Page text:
Our theme for the month of November is “the periodic table.”

Promethium. As an English major who failed her AP chem test, I went straight to etymology for this one. Language of origin? Greek. Symbol origin? Mythological. Prometheus: the giver of fire to mortals. What a stand-up guy.


I lived in Sioux County, Iowa. I was in 5th grade and I was rereading the Harry Potter series for the sixth time. I attended a small Christian grade school, where we celebrated Reformation Day instead of Halloween. On Tuesday, November 4th, 81 percent of voters in Sioux County voted for the Republican presidential candidate, John McCain. Barack Obama won the race by a landslide with 365 electoral votes. (Gryffindor also won the house cup.)

The second title of Mary Shelley’s Frankenstein is The Modern Prometheus. If you haven’t read this masterpiece, please do yourself a favor and Amazon Prime that sucker in time for some weekend reading. It follows the story of Victor Frankenstein, the world’s most detestable main character. Sure, he stitches together disembodied limbs to create a person, which is cool in a disturbing sort of way. But that’s not the mesmerizing part about this book. If you don’t get to the middle and want to throw your book at Victor’s face, you aren’t doing it right.


I moved to Kent County, Michigan, and joined the throng of 2000 students pulsing through the halls of Grandville High School. My biggest concern was running a 5K faster than 23 minutes and making sure none of my friends knew that I used to go to Christian school. Meanwhile, Mitt Romney received 53 percent of the vote in Kent County. Obama still won a clear majority, clocking in a victory at 332 electoral votes. (My best 5K time was 23:11.) 

You see, Victor Frankenstein creates life. He harnesses “the power of the gods” just like Prometheus did. Yet somehow he can’t see this life as human. He denies his creature the love and companionship that it desires. Shelley emphasizes the fact that life is not merely moving, breathing flesh, but a deep-seated desire for love. And it is by denying his creature that love that Frankenstein creates a monster.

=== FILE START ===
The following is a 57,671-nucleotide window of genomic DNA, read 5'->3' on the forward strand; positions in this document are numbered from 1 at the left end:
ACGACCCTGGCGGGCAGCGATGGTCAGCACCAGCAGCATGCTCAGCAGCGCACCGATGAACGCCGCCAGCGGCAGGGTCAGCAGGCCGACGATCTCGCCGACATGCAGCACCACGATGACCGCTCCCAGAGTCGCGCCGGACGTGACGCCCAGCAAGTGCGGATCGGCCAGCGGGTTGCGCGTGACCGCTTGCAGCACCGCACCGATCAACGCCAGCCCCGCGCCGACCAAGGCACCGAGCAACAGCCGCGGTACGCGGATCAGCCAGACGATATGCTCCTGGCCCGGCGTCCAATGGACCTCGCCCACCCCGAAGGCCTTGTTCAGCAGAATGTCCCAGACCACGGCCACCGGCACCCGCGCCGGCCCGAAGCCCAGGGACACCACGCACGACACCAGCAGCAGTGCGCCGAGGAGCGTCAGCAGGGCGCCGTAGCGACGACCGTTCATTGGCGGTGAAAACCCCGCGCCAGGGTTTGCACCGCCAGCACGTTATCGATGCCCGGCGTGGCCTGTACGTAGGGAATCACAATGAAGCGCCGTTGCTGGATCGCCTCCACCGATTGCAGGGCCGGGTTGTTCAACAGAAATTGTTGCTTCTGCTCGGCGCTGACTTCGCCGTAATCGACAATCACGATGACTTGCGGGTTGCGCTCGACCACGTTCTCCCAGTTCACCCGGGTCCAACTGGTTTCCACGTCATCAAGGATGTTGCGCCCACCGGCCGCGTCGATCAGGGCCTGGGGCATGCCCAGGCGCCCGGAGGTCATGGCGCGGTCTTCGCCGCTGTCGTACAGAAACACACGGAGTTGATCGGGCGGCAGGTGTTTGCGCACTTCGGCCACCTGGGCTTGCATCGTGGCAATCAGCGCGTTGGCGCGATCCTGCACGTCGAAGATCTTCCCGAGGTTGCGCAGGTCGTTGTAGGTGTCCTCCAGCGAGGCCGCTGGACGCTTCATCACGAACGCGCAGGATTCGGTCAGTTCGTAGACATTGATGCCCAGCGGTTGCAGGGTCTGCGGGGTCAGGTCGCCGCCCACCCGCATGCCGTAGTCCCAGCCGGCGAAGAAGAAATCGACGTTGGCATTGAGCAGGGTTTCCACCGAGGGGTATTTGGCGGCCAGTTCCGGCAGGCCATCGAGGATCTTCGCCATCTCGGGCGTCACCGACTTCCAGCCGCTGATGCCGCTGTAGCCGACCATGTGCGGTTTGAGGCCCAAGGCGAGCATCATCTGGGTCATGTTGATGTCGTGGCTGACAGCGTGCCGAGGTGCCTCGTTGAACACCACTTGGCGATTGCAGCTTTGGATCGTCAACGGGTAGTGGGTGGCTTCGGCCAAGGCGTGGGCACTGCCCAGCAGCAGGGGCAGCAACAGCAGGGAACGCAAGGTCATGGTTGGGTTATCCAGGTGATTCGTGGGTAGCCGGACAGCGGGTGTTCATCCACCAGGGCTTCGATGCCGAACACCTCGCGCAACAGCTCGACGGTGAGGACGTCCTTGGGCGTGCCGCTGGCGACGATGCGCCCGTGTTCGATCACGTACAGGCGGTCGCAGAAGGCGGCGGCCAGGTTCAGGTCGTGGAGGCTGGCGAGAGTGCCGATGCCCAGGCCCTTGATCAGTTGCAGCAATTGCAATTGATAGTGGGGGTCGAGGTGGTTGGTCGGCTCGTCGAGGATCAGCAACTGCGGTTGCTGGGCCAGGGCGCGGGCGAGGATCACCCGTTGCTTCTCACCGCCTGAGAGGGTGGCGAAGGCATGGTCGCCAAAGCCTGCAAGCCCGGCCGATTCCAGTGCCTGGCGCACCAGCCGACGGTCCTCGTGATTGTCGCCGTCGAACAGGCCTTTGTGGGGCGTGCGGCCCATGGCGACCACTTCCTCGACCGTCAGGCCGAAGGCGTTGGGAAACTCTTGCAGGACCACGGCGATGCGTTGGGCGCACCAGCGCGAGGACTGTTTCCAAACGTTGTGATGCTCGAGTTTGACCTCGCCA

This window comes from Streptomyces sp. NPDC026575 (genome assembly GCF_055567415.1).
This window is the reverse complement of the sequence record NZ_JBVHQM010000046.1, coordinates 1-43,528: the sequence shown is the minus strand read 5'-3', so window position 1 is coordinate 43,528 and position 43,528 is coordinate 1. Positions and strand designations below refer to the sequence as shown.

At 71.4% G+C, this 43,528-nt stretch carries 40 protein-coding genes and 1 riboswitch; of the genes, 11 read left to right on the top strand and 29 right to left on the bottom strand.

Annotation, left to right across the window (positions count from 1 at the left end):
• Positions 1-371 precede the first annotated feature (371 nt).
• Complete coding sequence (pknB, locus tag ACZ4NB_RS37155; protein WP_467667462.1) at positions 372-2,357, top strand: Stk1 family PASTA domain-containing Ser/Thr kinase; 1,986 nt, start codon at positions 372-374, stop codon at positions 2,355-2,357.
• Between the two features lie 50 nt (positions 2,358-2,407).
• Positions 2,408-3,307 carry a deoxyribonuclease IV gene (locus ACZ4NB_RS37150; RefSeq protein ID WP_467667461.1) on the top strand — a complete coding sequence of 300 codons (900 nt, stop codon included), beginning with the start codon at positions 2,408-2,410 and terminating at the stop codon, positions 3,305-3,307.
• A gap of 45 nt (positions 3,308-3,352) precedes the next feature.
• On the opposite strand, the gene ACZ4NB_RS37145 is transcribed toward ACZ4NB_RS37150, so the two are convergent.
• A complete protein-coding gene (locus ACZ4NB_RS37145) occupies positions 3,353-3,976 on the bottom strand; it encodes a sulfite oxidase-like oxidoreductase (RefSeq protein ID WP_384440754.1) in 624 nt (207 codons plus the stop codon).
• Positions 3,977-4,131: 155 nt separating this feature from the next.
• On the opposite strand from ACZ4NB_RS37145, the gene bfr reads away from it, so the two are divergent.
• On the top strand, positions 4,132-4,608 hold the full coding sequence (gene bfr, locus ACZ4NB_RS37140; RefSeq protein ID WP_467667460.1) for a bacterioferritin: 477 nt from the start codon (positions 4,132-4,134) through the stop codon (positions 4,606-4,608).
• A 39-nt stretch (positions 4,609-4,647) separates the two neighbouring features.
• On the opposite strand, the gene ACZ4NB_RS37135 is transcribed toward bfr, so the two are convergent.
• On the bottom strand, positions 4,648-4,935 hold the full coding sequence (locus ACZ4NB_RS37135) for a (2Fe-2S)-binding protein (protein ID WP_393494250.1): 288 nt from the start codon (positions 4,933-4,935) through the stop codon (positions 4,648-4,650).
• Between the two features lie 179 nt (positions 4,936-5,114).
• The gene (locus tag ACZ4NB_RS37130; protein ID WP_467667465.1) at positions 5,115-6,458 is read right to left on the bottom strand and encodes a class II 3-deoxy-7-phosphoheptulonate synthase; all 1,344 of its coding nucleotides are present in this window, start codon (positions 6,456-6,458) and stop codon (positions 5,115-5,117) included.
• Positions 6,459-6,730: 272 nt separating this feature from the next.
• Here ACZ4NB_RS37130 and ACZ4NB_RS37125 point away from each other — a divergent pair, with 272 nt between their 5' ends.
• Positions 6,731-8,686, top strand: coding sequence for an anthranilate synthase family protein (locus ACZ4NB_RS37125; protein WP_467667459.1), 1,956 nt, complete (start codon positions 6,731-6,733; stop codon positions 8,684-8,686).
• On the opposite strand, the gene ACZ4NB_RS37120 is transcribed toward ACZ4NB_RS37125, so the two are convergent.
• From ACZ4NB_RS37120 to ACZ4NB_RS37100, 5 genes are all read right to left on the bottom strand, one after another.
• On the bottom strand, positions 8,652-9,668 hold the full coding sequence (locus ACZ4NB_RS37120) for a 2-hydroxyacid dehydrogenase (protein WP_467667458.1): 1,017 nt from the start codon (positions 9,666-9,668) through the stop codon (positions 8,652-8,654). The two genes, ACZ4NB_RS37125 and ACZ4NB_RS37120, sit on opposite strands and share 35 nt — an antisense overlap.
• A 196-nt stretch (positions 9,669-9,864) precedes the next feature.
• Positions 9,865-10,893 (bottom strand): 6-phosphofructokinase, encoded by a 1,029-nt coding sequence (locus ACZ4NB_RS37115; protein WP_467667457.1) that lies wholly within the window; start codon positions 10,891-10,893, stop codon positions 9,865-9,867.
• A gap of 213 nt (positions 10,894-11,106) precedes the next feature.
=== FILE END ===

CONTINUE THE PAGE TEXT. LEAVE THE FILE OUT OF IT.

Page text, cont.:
I moved to Washtenaw County, Michigan. The University of Michigan was my home, and I got up each morning to ride the bus from my dorm to my classes on campus. I haunted my friends’ room, often falling asleep on their couch to avoid my own roommate. Hillary Clinton received 67 percent of the vote in Washtenaw County, and I voted for the first time with my four female engineering friends. Donald Trump won the electoral college with 304 votes. I took the long way around to my classes the next morning to avoid the riots.

Victor Frankenstein is the most frustrating character ever because he is so human. The right choice is so clearly before him and he doesn’t take it. Instead, he creates a monster with his selfish arrogance. You want to slap him upside the head so you don’t have to slap your own selfish self.


I moved to Montcalm County, Michigan. I walk the halls of Carson City-Crystal High School, past students with TRUMP 2020 written on their disposable masks with sharpie. I read Oliver Twist aloud, praying that my students understand something that is going on. On Tuesday, 68 percent of voters in Montcalm County voted for Trump. When the power went out on Tuesday, one of my tenth graders blamed it on Nancy Pelosi. 

I have lived in places where the political “monsters” have taken so many different forms. These places, these people, these ideologies have shaped my own views in myriad ways. Maybe I need to slap myself upside the head and stop creating monsters out of humanity. Victor and I may need to work on our empathy this election season. If each person could just get an extra vaccination of empathy this week, Mary Shelley could sleep a wee bit more soundly in her grave.


  1. Finnley King-Scoular

    Brilliant format and brilliant job weaving Shelly’s masterpiece into the modern-day. I haven’t read Frankenstein in years and it definitely needs to go back on my list.

  2. Kyric Koning

    A political post not just about politics but about empathy! Naisu. Politics so often is about “the other side” that we don’t often look at ourselves and our place in it. This is such a sly reminder.

  3. Laura Sheppard Song

    I feel like I am the least well-read of any English major; I should pick up Frankenstein. Thanks for setting it in our present day in this lovely post.


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